It’s only open three days a week but that’s a win when compared to the sad sight we observed whenever we drove past what seemed to be the abandoned Hyde Street institution.

Inside, all is as much as we recall – a scruffy, lived-in pub ambiance of a sort so hard to find these days that the Commercial almost comes across as a museum piece.

And there’s food – but only on Thursdays.

It is being provided by an outfit called Bourbon Street, which operates a lunch delivery service of southern American-style goodies to the Melbourne CBD and inner suburbs on Wednesdays, Thursdays and Fridays, and to Yarraville, Seddon and Footscray on Wednesdays and Thursdays.

 

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We like it that they’ve called their dine-in project at the Commercial Fat Thursday; we’re rather less impressed with it being called a pop-up – a term much over-used and misused.

As ever with this sort of food, I keep my expectations and hopes in check.

In this case there seems good cause, because despite the use of the names Bourbon Street and Fat Thursday, the in-house menu is studded with items not usually associated with the famously non-BBQ city that is New Orleans – “cajun brown rice” (huh?), pulled pork and jerk chicken among them.

Of course, this is Melbourne, this is the west and in the end I’m oh-so-glad I don’t get hung up on stuffy notions of authenticity – for what Bennie and I have is a fine meal indeed.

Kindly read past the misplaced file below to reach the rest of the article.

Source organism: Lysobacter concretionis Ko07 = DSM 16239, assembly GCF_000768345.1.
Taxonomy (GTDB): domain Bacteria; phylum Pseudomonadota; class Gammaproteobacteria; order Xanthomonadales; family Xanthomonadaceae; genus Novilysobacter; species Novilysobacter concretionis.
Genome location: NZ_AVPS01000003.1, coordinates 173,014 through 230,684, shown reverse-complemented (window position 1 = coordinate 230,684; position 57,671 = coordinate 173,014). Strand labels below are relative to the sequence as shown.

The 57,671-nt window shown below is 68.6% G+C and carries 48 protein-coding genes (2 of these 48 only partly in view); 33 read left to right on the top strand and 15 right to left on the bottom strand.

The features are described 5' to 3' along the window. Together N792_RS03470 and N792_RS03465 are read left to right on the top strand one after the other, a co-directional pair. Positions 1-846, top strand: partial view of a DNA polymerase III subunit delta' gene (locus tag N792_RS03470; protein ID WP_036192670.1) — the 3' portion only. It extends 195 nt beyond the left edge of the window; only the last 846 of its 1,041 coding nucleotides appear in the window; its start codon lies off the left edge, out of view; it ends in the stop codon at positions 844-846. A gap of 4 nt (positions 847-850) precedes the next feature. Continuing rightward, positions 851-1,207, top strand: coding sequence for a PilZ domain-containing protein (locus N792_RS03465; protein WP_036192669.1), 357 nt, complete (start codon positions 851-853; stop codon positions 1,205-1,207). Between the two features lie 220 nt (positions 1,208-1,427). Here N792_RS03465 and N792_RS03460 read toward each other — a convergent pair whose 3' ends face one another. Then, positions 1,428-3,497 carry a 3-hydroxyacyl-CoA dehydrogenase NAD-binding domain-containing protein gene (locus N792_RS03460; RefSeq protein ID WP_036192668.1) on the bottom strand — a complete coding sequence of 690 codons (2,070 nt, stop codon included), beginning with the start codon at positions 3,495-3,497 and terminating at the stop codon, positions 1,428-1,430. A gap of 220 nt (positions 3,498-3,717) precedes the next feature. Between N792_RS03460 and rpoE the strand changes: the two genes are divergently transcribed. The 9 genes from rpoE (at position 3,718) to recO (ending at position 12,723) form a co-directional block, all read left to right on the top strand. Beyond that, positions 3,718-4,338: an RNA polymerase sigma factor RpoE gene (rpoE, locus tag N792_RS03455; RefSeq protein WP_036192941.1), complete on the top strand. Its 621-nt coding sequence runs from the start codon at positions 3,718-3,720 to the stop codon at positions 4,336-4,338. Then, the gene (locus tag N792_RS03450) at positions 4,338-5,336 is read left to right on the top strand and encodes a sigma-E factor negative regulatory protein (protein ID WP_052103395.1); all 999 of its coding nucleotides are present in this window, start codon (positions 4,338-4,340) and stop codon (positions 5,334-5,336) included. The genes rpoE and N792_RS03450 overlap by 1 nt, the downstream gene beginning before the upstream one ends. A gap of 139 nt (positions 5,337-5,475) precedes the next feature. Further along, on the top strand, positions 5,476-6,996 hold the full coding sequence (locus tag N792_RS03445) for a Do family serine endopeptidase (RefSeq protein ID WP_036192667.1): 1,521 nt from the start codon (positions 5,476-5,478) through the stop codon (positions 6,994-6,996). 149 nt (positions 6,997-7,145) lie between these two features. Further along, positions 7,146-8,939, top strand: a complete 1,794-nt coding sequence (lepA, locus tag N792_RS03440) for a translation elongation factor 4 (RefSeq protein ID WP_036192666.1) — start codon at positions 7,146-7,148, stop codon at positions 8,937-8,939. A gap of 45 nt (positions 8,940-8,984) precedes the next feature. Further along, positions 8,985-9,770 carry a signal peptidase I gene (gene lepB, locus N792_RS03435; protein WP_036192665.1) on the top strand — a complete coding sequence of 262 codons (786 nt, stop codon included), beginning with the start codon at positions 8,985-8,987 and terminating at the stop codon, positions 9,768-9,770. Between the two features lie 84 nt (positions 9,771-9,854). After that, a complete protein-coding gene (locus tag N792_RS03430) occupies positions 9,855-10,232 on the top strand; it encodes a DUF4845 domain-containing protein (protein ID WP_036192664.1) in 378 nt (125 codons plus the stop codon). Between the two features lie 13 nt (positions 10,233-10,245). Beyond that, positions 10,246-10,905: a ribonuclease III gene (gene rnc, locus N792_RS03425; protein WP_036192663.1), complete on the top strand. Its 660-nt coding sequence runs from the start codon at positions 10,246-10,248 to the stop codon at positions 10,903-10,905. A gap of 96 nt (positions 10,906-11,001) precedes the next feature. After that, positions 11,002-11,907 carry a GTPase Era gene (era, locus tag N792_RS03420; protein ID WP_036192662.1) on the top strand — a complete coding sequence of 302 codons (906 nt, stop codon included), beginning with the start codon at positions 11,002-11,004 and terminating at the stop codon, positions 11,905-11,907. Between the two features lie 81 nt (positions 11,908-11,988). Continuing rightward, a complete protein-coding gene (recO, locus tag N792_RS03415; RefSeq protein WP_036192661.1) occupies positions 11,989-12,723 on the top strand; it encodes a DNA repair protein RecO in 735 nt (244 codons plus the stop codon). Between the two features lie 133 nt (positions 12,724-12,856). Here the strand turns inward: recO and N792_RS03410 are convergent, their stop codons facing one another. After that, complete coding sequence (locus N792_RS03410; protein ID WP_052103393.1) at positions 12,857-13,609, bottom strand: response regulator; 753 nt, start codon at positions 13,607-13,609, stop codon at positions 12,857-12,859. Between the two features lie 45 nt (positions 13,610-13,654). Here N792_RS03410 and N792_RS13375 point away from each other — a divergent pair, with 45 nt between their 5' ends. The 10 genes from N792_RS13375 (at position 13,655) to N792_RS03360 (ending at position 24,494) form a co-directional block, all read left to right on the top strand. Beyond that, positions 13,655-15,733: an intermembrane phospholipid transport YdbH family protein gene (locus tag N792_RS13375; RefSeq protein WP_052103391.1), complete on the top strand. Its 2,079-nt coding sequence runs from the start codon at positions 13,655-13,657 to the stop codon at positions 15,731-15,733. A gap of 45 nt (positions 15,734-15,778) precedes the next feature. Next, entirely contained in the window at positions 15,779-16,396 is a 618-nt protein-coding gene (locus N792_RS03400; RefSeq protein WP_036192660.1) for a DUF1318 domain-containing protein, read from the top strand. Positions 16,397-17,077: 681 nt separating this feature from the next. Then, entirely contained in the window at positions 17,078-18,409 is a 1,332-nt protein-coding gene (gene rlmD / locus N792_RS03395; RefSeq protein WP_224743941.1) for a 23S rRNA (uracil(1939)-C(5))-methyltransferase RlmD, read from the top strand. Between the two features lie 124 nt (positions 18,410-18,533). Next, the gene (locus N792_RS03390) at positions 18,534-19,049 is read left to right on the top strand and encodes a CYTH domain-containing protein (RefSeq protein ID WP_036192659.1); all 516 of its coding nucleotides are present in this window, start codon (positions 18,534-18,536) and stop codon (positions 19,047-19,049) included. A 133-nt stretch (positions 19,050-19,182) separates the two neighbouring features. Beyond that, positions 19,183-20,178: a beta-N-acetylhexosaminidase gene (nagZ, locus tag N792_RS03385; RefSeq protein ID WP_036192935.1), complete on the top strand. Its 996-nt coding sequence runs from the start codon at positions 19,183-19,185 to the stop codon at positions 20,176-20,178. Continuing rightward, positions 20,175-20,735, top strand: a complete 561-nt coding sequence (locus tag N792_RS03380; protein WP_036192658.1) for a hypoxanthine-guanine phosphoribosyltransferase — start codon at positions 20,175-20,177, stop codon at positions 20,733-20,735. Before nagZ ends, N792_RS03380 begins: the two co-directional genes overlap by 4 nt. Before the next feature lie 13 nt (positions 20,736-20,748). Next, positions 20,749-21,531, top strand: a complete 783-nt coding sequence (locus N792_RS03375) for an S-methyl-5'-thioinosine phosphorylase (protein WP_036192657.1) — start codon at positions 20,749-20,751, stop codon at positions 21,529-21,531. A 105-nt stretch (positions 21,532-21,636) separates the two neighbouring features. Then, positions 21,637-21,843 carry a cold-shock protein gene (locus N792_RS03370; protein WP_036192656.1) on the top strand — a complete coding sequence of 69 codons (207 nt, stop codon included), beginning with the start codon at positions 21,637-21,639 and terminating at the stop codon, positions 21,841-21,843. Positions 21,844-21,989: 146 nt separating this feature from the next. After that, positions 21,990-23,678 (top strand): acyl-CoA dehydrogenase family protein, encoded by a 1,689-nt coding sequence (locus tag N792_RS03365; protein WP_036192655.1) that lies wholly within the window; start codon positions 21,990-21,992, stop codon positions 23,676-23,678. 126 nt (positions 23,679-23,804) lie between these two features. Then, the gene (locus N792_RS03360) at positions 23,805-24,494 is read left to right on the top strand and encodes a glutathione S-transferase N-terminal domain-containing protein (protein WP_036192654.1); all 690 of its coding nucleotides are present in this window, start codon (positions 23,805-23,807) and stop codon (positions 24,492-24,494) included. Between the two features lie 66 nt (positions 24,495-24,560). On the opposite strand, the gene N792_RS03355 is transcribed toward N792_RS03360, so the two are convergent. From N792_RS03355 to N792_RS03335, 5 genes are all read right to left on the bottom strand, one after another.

We order a main apiece and then load up on the sides (see menu below).

 

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We rather regret getting our BBQ beef and jerk chicken with the rice rather than in roll form. The rice is OK but rolls would’ve been more in keeping with our dinner’s flavour.

My beef and his chicken are fine.

But it’s the sides that do it for us.

The prices are very cheap – surely the cheapest for this sort of food in Melbourne.

At places around town that serve similar fare, getting the number of sides we split between us would result in a rather hefty bill for what is meant to be blue-collar food.

No such problem at Fat Thursday – it falls comfortably inside the cheap eats realm.

But there’s nothing cheap about the quality and the serves are of a good size.

 

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 Fried okra Рwhole, freshly battered and yummy.

 

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Potato salad – very nice.

 

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Corn that is just corn but that fits right well with the rest of our meal.

 

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Coleslaw – very nice.

We also get mac ‘n’ cheese, which tastes good but is a little on the dry side, and jalapeno cornbread, which comes in the form of three small muffins – they’re good, studded with corn kernels and have a delicate spice glow going on.

It’s been a cool hoot to sit in the venue of so many previous happy times – all of them pre-CTS – and eat some pretty good southern-style food without feeling in the slightest bit inhibited by the pricing.

 

Bourbon Street @ the Commercial Hotel on Urbanspoon

Commercial Hotel on Urbanspoon